Karankawa language (American Indians Ready Reference)
The Karankawan language is thought to be an isolated one. There is revisionist thought put forward by Herbet Landar, however, that Karankawa should be classified as a Cariban language. The language's area in the early modern era (1500 through 1840) was the extreme western coast of the Gulf of Mexico, reaching from West Galveston Bay south to Laguna Madre in the Mexican state of Tamaulipas. Spanish missions were sent to the region to minister to the Karankawa. These included the mission of Espiritu Santa de Zuniga and the Nuestra Señora del Refugio, as well as a number of Franciscan missions south of the Rio Grande or Rio Bravo del Norte. After the Austin Colony of Anglo-Americans settled in the valley of the Brazos, the remaining Karankawa were driven south into Tamaulipas, where they lived in association with the missions along with the remaining speakers of Coahuiltecan, Tamaulipecan, and Janambrian.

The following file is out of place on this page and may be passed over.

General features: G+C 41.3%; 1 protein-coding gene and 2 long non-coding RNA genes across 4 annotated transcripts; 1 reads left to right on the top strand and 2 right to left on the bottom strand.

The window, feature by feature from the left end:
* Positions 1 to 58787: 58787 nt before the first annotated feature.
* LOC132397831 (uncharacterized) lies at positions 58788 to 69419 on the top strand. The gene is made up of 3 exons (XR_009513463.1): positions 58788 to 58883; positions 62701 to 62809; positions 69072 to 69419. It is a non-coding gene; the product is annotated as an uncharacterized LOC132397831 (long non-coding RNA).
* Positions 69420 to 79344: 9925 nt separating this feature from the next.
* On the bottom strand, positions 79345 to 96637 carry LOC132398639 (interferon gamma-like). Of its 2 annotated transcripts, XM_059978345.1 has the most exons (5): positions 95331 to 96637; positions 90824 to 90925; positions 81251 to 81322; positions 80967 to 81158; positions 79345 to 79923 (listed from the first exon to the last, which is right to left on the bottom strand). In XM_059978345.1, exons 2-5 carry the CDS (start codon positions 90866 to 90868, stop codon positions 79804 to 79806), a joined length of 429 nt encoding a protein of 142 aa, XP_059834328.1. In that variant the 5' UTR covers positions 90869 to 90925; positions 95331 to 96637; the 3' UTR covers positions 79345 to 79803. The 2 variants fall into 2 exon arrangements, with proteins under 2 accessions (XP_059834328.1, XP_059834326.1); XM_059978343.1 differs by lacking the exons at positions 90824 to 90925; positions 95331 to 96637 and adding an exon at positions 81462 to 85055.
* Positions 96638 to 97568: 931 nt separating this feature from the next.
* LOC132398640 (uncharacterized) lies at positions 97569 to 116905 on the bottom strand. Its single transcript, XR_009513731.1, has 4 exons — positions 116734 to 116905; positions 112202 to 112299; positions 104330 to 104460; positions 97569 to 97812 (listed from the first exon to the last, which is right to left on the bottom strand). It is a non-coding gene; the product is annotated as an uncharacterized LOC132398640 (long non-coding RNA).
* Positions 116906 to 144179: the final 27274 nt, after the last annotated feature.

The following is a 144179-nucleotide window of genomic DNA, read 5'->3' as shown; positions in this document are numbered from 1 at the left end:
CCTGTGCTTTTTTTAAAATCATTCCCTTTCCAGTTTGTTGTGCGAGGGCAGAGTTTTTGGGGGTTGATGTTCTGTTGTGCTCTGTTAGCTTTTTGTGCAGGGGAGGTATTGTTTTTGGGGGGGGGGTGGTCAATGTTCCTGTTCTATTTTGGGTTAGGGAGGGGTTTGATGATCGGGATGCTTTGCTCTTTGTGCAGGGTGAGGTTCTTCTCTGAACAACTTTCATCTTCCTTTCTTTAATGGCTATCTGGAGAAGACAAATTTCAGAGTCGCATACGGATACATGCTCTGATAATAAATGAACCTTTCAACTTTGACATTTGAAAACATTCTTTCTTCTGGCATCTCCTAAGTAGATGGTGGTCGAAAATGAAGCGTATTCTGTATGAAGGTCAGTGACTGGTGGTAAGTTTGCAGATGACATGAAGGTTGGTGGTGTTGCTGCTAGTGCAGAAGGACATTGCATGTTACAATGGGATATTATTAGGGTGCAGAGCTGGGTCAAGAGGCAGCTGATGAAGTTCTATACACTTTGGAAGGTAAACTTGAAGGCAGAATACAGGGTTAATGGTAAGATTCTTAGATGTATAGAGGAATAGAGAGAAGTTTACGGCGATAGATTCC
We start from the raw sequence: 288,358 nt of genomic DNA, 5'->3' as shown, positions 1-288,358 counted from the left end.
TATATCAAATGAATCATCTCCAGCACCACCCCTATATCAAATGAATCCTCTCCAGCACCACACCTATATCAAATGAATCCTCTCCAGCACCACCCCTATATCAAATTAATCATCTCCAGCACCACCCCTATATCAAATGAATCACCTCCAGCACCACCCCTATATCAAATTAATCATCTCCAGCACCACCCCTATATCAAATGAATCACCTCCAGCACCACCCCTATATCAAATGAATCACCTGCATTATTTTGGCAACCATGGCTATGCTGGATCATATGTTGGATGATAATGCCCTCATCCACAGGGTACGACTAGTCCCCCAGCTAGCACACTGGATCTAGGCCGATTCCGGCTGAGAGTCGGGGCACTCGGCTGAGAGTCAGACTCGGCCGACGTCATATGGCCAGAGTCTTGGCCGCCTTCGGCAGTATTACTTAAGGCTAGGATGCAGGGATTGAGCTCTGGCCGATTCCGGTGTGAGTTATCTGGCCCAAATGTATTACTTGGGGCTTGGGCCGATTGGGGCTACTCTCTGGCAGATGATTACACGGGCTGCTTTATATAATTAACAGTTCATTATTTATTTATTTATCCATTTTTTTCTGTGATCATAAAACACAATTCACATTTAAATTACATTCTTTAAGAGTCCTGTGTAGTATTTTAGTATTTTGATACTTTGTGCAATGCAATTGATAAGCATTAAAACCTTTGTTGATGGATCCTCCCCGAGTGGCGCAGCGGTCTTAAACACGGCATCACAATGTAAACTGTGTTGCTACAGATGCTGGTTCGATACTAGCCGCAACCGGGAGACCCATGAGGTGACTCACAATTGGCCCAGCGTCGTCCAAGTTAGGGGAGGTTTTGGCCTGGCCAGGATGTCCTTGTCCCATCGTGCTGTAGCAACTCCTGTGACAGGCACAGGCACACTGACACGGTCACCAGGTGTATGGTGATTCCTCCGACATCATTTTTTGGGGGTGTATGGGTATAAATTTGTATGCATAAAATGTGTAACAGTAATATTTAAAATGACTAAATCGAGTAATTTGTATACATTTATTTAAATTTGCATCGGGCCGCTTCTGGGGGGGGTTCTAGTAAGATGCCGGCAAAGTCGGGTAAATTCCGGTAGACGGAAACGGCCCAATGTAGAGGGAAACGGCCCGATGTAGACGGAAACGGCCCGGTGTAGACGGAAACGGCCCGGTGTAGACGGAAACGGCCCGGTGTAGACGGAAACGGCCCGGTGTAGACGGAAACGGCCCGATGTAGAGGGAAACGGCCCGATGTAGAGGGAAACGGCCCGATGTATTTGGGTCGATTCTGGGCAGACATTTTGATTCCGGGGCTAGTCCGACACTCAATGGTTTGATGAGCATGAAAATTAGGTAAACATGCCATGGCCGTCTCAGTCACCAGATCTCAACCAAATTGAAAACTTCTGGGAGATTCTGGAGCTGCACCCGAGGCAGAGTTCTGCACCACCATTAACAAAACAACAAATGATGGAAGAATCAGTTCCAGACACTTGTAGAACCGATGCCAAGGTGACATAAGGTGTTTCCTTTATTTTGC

Knowledge of the language stems from materials collected by Albert S. Gatschet from Old Simon and Sally Washington, both Tonkawa, and Alice W. Oliver in the late nineteenth century. Word lists were also collected by a few French observers in the late seventeenth and eighteenth centuries.
An adequate comparison of the languages that existed along the western coast of the Gulf of Mexico between Galveston Bay and the Laguna Madre is extremely difficult. Reasons for this difficulty include divergent methods of recording the languages by the various...
(The entire section is 506 words.)
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